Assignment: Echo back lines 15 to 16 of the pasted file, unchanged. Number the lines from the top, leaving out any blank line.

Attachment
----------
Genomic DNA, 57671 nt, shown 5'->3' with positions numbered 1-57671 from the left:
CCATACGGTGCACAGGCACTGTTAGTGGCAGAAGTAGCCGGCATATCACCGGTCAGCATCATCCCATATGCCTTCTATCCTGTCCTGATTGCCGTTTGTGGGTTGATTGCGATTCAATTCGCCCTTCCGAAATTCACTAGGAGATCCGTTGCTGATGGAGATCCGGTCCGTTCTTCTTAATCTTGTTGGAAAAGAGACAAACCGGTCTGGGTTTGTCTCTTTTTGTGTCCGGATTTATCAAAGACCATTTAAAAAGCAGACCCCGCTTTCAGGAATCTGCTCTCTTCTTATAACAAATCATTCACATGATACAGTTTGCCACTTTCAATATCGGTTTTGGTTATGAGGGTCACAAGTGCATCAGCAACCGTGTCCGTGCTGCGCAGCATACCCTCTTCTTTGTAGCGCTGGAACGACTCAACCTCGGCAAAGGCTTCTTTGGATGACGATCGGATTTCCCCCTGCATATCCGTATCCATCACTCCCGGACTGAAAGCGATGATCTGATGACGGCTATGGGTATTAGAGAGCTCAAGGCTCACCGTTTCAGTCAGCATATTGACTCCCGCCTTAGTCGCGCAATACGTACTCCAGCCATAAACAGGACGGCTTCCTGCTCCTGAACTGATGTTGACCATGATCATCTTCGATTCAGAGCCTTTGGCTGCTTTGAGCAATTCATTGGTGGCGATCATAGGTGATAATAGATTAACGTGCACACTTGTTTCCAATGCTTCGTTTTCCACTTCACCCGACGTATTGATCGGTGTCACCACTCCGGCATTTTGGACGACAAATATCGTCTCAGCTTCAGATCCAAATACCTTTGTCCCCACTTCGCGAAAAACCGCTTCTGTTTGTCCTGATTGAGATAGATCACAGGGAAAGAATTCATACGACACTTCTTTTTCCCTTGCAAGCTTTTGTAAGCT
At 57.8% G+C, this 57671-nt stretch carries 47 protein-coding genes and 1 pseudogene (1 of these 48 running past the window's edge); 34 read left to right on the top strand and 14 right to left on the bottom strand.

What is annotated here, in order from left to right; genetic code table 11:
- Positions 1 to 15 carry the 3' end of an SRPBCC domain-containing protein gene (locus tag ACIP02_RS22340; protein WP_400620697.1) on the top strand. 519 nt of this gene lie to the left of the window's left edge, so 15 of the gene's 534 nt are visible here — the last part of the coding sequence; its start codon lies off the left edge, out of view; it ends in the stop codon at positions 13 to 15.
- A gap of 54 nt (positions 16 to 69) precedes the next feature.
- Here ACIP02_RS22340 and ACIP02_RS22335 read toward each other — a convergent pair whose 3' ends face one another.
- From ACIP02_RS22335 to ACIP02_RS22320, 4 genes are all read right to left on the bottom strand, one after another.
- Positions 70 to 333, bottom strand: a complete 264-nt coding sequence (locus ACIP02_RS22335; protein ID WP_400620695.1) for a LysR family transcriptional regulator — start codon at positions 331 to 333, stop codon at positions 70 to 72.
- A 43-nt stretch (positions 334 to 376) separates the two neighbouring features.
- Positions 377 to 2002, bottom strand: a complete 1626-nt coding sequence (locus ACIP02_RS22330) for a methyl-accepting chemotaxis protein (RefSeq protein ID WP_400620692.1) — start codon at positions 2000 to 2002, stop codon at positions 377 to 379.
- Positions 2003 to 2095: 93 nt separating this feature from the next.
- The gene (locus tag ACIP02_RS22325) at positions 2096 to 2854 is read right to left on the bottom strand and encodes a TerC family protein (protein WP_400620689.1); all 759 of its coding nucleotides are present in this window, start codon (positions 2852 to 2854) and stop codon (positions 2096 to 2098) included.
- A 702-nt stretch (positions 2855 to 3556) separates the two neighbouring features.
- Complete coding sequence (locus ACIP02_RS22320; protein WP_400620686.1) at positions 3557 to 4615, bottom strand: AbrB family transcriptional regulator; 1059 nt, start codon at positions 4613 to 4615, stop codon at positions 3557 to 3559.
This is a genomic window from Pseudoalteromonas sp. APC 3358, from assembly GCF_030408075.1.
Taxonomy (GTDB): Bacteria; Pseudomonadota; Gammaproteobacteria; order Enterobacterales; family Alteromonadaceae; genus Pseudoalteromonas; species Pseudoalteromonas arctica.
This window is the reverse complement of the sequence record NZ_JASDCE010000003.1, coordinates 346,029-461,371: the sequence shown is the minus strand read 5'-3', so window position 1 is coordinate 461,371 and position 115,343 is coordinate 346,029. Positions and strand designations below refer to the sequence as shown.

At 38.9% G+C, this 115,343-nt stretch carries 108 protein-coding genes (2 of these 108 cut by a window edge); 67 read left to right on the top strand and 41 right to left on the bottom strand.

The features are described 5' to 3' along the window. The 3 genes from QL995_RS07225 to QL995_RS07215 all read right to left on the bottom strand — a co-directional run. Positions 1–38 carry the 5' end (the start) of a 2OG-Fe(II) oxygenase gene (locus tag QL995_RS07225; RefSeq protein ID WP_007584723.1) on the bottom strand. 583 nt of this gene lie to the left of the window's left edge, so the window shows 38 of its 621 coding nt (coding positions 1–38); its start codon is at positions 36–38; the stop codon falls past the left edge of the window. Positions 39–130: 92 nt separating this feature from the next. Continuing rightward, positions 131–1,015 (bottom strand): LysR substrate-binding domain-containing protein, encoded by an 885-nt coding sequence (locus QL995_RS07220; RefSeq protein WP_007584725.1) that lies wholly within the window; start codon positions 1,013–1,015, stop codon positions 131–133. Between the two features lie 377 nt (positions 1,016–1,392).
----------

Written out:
- Complete coding sequence (locus ACIP02_RS22320; protein WP_400620686.1) at positions 3557 to 4615, bottom strand: AbrB family transcriptional regulator; 1059 nt, start codon at positions 4613 to 4615, stop codon at positions 3557 to 3559.
This is a genomic window from Pseudoalteromonas sp. APC 3358, from assembly GCF_030408075.1.